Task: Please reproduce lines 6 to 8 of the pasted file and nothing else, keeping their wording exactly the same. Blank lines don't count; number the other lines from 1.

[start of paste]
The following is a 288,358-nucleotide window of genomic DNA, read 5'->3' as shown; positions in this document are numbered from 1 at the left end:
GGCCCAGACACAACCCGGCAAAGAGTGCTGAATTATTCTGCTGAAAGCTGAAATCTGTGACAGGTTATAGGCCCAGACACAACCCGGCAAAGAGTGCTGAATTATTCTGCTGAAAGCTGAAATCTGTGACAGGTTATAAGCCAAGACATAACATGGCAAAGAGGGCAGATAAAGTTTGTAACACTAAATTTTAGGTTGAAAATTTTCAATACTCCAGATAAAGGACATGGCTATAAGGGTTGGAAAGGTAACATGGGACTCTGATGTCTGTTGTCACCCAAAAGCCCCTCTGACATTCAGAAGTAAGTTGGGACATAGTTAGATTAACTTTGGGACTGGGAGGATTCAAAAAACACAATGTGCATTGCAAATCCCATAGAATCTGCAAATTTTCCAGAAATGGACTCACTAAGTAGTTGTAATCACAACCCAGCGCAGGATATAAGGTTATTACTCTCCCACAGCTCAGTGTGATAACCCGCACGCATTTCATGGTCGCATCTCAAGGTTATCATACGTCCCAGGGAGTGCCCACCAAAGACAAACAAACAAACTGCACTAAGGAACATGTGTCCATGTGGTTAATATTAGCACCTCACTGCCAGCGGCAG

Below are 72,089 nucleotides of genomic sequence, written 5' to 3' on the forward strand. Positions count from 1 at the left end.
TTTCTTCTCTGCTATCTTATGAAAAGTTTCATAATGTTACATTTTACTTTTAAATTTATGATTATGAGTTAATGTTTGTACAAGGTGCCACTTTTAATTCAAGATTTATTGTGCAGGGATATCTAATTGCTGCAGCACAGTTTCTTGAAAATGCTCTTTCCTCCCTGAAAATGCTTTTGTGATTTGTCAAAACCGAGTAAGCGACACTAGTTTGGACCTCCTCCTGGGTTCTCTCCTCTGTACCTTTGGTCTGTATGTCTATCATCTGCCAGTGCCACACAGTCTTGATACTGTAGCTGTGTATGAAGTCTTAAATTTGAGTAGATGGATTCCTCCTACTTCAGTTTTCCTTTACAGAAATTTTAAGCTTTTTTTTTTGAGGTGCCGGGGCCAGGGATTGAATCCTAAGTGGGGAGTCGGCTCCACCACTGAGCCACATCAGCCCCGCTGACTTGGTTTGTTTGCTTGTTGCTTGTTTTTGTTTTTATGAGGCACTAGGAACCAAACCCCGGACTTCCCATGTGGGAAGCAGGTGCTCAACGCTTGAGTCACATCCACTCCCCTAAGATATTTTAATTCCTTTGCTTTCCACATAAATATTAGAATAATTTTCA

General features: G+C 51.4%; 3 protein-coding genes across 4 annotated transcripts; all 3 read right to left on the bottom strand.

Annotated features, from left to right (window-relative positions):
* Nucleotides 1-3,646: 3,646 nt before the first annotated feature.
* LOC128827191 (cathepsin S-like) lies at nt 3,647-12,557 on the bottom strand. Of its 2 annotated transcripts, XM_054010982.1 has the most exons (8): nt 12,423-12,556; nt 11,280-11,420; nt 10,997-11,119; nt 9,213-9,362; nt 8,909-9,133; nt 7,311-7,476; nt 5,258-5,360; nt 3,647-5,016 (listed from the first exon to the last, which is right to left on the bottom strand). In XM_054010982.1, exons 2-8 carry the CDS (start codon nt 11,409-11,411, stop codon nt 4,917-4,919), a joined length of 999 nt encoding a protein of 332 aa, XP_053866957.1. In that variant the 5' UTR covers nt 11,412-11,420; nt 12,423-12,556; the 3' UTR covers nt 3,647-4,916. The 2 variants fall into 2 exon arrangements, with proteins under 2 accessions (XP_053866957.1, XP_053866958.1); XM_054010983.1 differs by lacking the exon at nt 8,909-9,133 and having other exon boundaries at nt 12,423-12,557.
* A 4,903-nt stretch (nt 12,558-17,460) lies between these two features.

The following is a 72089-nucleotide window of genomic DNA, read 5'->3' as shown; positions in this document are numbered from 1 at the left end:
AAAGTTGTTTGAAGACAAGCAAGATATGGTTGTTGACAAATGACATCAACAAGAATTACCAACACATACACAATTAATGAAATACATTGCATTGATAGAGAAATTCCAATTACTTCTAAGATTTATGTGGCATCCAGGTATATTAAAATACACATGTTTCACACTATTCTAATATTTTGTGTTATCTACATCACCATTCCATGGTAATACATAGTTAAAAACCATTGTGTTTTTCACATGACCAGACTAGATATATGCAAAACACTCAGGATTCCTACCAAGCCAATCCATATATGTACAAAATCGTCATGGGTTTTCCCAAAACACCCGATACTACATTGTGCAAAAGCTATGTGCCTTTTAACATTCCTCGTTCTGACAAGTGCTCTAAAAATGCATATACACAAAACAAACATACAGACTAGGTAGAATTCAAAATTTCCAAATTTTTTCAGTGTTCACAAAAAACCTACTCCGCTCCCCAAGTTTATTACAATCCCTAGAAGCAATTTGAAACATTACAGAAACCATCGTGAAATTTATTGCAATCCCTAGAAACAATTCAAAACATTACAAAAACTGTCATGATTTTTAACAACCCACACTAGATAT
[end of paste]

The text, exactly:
Annotated features, from left to right (window-relative positions):
* Nucleotides 1-3,646: 3,646 nt before the first annotated feature.
* LOC128827191 (cathepsin S-like) lies at nt 3,647-12,557 on the bottom strand. Of its 2 annotated transcripts, XM_054010982.1 has the most exons (8): nt 12,423-12,556; nt 11,280-11,420; nt 10,997-11,119; nt 9,213-9,362; nt 8,909-9,133; nt 7,311-7,476; nt 5,258-5,360; nt 3,647-5,016 (listed from the first exon to the last, which is right to left on the bottom strand). In XM_054010982.1, exons 2-8 carry the CDS (start codon nt 11,409-11,411, stop codon nt 4,917-4,919), a joined length of 999 nt encoding a protein of 332 aa, XP_053866957.1. In that variant the 5' UTR covers nt 11,412-11,420; nt 12,423-12,556; the 3' UTR covers nt 3,647-4,916. The 2 variants fall into 2 exon arrangements, with proteins under 2 accessions (XP_053866957.1, XP_053866958.1); XM_054010983.1 differs by lacking the exon at nt 8,909-9,133 and having other exon boundaries at nt 12,423-12,557.